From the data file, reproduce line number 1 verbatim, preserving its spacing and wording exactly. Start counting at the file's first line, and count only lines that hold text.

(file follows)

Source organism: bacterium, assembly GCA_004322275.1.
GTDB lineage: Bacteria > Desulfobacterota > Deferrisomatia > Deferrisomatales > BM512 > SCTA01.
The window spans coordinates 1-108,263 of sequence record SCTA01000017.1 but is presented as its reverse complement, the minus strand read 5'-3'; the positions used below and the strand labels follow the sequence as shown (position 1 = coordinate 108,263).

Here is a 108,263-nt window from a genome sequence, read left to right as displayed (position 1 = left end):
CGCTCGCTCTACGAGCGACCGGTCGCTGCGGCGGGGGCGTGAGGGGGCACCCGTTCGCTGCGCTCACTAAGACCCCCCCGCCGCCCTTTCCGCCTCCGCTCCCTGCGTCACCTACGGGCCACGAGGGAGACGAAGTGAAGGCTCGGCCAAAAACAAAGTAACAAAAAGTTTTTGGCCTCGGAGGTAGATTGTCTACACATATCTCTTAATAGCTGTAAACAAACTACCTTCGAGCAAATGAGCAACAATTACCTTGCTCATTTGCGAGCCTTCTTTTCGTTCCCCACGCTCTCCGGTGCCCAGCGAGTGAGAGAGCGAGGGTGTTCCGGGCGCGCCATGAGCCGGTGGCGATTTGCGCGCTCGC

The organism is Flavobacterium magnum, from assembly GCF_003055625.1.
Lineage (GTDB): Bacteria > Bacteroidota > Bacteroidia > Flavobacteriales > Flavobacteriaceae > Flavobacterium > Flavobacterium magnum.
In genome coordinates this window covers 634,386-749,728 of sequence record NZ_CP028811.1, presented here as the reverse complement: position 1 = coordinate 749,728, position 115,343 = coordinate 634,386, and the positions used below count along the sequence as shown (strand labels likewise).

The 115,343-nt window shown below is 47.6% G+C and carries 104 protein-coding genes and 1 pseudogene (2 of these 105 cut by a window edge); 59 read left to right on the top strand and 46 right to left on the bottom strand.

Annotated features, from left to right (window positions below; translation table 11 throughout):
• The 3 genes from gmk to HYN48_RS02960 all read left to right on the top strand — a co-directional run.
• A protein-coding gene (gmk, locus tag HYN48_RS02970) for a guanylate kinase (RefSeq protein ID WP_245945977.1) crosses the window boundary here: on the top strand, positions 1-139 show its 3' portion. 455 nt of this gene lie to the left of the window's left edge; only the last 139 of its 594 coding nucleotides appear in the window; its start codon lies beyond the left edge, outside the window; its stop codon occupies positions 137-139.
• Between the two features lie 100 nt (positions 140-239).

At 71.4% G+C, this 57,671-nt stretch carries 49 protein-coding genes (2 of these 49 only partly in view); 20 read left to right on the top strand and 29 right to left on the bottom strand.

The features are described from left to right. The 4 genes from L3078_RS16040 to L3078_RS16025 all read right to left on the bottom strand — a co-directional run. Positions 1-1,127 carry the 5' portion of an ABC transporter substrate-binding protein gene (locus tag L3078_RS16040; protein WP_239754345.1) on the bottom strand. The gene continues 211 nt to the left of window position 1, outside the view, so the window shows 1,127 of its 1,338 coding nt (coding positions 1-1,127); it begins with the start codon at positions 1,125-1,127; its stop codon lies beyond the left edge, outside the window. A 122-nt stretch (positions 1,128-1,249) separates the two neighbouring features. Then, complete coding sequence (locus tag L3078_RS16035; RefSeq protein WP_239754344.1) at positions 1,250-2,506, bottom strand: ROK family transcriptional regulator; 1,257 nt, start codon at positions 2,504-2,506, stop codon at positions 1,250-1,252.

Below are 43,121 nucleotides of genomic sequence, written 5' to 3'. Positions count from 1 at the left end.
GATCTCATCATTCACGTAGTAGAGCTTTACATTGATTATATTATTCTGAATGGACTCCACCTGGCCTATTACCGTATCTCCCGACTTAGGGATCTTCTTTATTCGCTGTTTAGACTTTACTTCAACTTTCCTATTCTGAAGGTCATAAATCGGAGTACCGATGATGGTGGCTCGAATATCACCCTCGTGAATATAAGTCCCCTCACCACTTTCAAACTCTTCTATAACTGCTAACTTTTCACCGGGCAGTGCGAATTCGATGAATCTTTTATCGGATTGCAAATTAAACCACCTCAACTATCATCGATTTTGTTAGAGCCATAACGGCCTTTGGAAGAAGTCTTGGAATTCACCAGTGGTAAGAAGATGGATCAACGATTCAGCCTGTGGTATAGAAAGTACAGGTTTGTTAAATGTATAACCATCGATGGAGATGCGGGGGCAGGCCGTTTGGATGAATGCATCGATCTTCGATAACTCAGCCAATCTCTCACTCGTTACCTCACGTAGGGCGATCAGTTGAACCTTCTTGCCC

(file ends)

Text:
Source organism: bacterium, assembly GCA_004322275.1.